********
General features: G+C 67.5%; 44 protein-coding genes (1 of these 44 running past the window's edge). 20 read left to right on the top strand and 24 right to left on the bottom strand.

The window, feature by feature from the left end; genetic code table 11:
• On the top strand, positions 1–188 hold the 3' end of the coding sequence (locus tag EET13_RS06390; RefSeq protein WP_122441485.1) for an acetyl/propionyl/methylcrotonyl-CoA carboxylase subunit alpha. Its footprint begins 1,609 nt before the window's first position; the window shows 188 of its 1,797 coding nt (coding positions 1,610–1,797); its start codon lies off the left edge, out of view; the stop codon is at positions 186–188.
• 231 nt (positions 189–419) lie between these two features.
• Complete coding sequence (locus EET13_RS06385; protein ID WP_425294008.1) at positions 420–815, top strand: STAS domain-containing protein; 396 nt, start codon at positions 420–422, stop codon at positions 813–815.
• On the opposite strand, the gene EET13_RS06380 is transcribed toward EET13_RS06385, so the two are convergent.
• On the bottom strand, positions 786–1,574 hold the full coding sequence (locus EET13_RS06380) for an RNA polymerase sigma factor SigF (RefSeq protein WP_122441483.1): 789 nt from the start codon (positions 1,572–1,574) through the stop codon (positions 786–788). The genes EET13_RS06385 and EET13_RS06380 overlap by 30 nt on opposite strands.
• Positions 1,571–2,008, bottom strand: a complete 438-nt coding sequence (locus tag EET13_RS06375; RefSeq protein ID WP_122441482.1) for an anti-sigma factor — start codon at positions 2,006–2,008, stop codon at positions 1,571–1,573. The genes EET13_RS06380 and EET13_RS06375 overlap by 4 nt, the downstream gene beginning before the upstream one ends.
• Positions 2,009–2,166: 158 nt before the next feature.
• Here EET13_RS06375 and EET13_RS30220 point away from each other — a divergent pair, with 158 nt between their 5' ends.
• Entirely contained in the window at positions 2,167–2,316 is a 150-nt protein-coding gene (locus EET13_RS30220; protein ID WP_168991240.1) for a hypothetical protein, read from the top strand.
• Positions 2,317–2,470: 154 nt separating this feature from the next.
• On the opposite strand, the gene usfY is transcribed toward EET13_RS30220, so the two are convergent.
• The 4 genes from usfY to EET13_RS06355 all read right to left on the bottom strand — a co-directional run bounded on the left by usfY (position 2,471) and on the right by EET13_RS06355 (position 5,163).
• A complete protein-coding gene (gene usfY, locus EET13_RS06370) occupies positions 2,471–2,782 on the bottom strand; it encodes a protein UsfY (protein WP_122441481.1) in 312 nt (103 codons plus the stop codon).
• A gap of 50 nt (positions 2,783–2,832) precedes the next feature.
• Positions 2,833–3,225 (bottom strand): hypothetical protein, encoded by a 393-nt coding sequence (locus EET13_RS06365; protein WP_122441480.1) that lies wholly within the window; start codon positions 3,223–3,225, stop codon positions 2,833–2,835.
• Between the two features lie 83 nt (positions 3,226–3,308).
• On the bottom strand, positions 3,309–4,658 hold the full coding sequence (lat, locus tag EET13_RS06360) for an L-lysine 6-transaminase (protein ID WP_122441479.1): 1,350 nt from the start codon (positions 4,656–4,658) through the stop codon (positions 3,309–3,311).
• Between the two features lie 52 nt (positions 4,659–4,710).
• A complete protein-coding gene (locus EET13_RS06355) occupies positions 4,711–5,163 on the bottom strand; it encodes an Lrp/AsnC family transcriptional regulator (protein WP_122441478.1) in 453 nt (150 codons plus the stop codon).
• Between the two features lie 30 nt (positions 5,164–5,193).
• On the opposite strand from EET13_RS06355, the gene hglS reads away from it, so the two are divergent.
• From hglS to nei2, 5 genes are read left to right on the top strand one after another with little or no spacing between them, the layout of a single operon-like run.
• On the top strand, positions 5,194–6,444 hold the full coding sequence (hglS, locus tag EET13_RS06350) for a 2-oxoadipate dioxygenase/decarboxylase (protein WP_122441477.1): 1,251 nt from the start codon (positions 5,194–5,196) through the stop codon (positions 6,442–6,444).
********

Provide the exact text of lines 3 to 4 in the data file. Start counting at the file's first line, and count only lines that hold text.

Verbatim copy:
• On the top strand, positions 1–188 hold the 3' end of the coding sequence (locus tag EET13_RS06390; RefSeq protein WP_122441485.1) for an acetyl/propionyl/methylcrotonyl-CoA carboxylase subunit alpha. Its footprint begins 1,609 nt before the window's first position; the window shows 188 of its 1,797 coding nt (coding positions 1,610–1,797); its start codon lies off the left edge, out of view; the stop codon is at positions 186–188.
• 231 nt (positions 189–419) lie between these two features.